Inside the Australian and New Zealand book industry

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Report finds NZ writers earn $12,500 on average from their writing

New Zealand writers earn an average of NZ$13,500 (A$12,450) per year from their writing, according to a new report commissioned by Copyright Licensing NZ.

The survey of New Zealand writers, of which 55% of respondents were ‘primarily’ book authors, found that writers had an average yearly income of NZ$56,900 (A$52,480), which means that about three-quarters of their earnings comes from another source. The average yearly income from writing was slightly higher for women, who earn an average of NZ$13,800 (A$12,727), that it was for men, who earn an average of NZ$12,600 (A$11,620).

More than half of the writers surveyed had never received an advance, with royalties ‘by far’ the most common source of earnings for their writing. About half of the writers earning royalties received 10% of RRP or 17.5% of publishers’ net receipts, and about 40% received less than that. The writers earned an average of NZ$2000 (A$1845) in overseas earnings.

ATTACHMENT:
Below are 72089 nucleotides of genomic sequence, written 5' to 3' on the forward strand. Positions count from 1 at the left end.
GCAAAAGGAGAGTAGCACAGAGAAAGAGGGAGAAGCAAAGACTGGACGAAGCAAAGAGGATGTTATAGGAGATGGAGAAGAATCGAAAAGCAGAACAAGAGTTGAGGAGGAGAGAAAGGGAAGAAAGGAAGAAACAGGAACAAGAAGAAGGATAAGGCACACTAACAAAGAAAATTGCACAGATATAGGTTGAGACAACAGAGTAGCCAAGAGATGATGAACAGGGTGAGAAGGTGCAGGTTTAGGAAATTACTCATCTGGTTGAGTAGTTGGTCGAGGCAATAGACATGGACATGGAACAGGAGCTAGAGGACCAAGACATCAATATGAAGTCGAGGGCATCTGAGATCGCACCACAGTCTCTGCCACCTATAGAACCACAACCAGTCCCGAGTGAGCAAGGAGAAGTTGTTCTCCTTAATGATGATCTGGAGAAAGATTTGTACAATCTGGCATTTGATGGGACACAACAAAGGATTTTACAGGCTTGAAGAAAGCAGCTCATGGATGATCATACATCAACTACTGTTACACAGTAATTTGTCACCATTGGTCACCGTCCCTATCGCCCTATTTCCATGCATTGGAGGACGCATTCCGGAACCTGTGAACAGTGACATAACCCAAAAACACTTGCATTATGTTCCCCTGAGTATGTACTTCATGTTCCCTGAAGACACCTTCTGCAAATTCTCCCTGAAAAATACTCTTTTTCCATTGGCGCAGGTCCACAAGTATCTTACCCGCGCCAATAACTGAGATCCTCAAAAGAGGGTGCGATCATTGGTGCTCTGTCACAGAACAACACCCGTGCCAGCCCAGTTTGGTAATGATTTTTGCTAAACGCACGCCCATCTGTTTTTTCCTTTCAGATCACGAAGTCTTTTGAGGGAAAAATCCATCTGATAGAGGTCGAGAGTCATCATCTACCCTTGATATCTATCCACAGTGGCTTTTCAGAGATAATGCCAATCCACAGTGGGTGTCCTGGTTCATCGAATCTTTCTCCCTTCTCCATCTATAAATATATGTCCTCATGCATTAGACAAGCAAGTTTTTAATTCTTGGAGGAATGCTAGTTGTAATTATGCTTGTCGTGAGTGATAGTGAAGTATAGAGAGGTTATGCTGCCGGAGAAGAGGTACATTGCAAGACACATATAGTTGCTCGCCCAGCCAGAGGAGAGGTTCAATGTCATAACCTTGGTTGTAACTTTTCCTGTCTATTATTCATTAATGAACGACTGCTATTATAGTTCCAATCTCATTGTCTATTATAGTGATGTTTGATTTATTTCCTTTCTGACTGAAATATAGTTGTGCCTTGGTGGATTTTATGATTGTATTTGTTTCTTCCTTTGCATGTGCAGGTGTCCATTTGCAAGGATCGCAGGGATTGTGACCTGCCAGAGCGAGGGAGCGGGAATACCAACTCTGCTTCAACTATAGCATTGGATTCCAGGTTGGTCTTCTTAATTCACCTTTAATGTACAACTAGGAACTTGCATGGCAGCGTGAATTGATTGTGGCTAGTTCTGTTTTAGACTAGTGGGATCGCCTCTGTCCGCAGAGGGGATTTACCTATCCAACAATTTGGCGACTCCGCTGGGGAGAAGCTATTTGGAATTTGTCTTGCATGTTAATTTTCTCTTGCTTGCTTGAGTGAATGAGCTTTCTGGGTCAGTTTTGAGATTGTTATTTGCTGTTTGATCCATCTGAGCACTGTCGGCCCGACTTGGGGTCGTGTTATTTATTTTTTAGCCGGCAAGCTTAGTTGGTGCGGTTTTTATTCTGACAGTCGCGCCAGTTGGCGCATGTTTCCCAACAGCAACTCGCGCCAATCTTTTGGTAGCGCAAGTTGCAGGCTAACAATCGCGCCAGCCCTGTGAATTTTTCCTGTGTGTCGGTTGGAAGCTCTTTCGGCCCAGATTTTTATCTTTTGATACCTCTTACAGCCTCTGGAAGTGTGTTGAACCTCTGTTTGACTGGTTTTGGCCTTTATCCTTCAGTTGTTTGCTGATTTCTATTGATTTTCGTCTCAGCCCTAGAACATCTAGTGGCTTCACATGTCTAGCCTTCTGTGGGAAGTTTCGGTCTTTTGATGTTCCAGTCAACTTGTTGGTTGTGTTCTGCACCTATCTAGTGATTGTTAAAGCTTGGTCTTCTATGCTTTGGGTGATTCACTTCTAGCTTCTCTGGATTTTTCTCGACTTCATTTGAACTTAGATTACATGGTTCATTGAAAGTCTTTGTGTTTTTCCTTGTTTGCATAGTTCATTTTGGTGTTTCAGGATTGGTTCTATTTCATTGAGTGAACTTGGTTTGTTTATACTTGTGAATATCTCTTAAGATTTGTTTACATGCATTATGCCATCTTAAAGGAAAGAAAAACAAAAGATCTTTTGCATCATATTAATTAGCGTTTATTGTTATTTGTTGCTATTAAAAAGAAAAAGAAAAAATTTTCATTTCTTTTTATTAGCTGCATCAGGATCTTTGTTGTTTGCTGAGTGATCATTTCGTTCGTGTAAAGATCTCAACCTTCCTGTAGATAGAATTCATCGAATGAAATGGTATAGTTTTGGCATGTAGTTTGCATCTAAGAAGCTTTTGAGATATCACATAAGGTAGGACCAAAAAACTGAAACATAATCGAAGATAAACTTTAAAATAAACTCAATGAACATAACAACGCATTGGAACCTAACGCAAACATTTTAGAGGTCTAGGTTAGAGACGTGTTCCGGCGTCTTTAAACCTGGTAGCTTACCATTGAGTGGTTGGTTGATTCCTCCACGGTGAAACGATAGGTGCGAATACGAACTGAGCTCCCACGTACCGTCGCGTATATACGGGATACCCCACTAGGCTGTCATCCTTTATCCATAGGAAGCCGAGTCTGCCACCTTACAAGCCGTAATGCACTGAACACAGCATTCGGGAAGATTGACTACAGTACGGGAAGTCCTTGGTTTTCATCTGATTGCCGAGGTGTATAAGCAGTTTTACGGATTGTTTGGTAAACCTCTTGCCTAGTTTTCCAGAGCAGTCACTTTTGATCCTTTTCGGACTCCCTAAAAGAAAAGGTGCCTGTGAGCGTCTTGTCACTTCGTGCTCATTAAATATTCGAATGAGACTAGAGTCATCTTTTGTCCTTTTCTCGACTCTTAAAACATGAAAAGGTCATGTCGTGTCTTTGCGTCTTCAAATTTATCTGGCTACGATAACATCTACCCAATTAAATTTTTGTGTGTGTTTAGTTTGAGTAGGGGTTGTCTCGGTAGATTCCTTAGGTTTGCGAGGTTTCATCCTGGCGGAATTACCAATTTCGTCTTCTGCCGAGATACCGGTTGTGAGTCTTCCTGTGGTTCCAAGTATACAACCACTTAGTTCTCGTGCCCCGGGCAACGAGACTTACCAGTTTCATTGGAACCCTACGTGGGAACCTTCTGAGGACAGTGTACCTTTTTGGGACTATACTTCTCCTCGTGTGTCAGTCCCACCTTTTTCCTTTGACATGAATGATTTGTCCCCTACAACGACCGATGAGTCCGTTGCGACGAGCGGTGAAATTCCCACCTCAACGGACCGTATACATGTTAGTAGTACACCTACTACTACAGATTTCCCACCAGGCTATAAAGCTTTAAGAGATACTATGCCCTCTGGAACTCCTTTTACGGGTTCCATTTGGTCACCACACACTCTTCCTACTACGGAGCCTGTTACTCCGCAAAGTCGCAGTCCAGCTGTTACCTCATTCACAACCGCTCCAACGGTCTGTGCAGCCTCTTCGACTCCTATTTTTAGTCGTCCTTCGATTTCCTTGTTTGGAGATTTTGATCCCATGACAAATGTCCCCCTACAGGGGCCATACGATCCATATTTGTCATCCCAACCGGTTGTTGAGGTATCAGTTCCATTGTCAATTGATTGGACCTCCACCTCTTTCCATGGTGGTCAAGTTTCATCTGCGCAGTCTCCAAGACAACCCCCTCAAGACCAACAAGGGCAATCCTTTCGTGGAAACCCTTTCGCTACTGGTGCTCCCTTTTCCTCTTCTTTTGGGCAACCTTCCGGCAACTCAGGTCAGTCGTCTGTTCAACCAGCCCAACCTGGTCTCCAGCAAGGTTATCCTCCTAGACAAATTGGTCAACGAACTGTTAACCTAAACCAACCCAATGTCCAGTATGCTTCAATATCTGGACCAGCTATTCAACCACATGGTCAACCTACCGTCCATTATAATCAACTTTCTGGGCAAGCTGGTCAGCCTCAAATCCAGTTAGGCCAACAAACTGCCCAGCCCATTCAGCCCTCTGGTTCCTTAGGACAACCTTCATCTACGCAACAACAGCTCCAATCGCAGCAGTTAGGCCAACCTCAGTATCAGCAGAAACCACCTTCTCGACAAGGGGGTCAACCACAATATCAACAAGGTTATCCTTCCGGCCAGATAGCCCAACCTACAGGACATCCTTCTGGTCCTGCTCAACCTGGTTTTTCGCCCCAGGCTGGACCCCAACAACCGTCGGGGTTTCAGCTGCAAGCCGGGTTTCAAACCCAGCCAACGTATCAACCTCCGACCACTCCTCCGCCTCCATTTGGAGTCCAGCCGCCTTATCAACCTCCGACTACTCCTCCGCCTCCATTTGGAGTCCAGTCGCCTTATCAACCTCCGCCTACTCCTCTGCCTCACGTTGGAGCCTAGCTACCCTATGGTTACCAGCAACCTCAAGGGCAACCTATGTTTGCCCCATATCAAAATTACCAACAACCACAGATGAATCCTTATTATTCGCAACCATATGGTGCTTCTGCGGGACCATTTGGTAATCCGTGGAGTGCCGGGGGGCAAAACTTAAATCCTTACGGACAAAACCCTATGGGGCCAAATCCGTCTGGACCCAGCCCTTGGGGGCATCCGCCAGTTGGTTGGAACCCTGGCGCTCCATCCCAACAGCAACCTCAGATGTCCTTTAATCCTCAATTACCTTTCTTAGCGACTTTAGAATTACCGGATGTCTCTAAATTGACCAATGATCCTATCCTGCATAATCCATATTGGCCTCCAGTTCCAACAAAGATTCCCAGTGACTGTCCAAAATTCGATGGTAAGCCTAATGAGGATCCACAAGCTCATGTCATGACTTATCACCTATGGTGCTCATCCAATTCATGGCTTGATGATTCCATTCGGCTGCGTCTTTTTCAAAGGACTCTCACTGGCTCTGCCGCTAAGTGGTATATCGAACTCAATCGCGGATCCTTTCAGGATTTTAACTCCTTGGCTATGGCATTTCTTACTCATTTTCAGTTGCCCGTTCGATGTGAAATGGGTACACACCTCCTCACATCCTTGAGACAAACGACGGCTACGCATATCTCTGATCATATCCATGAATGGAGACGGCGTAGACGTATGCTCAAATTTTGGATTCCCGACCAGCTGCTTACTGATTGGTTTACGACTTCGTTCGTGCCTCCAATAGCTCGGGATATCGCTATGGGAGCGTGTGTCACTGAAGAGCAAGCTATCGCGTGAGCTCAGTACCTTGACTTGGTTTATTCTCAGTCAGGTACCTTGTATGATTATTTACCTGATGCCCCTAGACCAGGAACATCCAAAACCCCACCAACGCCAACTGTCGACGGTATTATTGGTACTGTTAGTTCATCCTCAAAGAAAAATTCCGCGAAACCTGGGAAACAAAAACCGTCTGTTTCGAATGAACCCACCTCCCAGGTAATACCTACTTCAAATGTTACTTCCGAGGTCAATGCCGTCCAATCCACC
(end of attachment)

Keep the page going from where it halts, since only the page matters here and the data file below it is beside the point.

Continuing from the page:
The writers surveyed spent 17 hours a week on average writing, which was less than the 25 hours a week they would prefer to be writing. The primary barriers to spending more time writing included the need to work another job for income, and the demands of domestic responsibilities.

NZ Society of Authors president Kyle Mewburn said the survey reveals that ‘the vast majority of writers are working at a minimum wage job with no insurance, overtime or holiday pay, and absolutely no job security’. ‘We really need our local readers to buy more local books from local bricks-and-mortar bookshops,’ said Mewburn. ‘Let’s just consider it an investment in our cultural health.’

The report was conducted by Horizon Research. To read the full report, click here.



Category: Local news